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Former Michigan Prisoner Receives Over $817,000 for Wrongful Conviction

A Michigan man who was wrongfully convicted of rape has received $817,351 in compensation from the state. Quentin Carter was 16 when he was charged in September 1991 with raping a 10-year-old girl in Grand Rapids.

The girl’s mother waited ten days to report the incident to the police. By then no biological evidence existed, but the victim exhibited severe injuries from a beating. Her mother’s boyfriend, Aurelias Marshall, stated during question that he beat the girl with an extension cord to get her to identify her attackers. Marshall subsequently pleaded guilty to first-degree child abuse and was sentenced to prison.

The girl told police that three males, including Carter, dragged her off her porch and raped her. At trial, she testified that Carter held her down while others assaulted her, then he raped her too. A jury convicted Carter in February 1992 and he was sentenced to six to 20 years in prison; he served 17 because he refused to admit his guilt.

In 2014, the Kent County Prosecutor’s Office reopened a case involving the June 11, 1990 murder of Joel Battaglia, in which Marshall was a suspect. During the investigation, the victim in Carter’s case, who was then in her 30s, was questioned. She told investigators that Marshall and not Carter had raped her, and that Marshall beat her until she agreed to falsely accuse Carter along with two fictional accomplices. Carter, she said, was chosen at random when his name was found on a piece of paper in the garbage outside her home. Investigators believe Marshall singled out Carter because he owed Marshall for an unpaid drug debt.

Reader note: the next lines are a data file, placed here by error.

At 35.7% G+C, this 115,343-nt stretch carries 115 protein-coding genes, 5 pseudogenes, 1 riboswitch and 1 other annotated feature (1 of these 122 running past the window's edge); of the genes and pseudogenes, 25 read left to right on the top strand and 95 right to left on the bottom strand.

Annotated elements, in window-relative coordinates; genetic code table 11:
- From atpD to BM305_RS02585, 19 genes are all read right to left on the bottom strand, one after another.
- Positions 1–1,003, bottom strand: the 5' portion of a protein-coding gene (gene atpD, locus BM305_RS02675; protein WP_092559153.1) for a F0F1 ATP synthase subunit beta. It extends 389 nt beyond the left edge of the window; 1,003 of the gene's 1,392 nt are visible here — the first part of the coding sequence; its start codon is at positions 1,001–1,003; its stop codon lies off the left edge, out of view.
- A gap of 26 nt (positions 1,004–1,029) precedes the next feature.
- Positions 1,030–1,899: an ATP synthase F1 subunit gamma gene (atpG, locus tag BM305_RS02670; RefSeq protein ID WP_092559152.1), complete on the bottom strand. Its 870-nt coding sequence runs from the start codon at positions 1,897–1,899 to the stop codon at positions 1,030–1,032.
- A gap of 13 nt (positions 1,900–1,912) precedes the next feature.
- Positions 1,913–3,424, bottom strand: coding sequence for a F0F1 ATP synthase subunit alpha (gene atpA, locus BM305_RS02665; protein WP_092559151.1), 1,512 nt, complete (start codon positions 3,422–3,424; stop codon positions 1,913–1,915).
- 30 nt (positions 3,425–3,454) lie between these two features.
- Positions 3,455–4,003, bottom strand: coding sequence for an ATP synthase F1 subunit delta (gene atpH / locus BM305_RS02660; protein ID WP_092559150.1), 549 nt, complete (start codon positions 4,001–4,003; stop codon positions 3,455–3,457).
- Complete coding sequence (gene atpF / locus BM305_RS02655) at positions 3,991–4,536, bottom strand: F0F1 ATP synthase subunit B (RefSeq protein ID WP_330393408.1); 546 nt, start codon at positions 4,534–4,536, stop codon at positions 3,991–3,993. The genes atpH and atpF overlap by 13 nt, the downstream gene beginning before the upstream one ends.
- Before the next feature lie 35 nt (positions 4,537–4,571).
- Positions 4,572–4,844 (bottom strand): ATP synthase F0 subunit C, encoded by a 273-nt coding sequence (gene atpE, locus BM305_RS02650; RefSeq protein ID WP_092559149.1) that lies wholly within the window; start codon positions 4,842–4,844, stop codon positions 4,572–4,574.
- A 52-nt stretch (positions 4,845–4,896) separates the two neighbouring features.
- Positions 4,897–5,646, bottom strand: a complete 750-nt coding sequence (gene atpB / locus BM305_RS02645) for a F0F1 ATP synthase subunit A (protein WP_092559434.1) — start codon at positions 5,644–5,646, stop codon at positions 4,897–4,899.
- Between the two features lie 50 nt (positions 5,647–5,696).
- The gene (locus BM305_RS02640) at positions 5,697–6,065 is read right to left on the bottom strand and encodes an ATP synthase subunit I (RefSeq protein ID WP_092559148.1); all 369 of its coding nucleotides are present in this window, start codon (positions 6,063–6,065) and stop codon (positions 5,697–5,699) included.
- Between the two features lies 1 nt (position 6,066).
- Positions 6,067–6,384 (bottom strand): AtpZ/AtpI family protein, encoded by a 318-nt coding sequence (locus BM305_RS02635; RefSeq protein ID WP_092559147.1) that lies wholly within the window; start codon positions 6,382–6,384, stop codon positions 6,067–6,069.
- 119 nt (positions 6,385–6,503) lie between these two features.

The victim told police she was sexually assaulted by her stepfather at age seven – he was convicted and imprisoned – and at age 13 by a relative who was removed from the home. In a media interview, the girl said she spent much of her time locked in her room as her mother and various boyfriends smoked crack. She also stated that on two occasions she went to the prosecutor’s office to tell them she had lied at Carter’s trial, but no one believed her.

On June 8, 2015, a jury convicted Marshall, 56, of murdering Battaglia. Following the conviction, the prosecutor’s office disclosed that Marshall was the rapist in Carter’s case, and Carter was innocent.

“After becoming aware of the evidence that potentially exonerated Mr. Carter, both the detectives and the assigned prosecutors spent countless hours reinvestigating the case against him,” said Prosecuting Attorney William Forsyth.

Carter’s conviction was vacated on June 25, 2015. During a hearing before Court of Appeals Chief Judge Michael Talbot in September 2017, Carter was awarded $817,351 under a state law that provides for $50,000 per year of incarceration for people who are wrongfully convicted.

Carter has forgiven the victim. “You can’t be bitter,” he said. “You got to move on with your life.”



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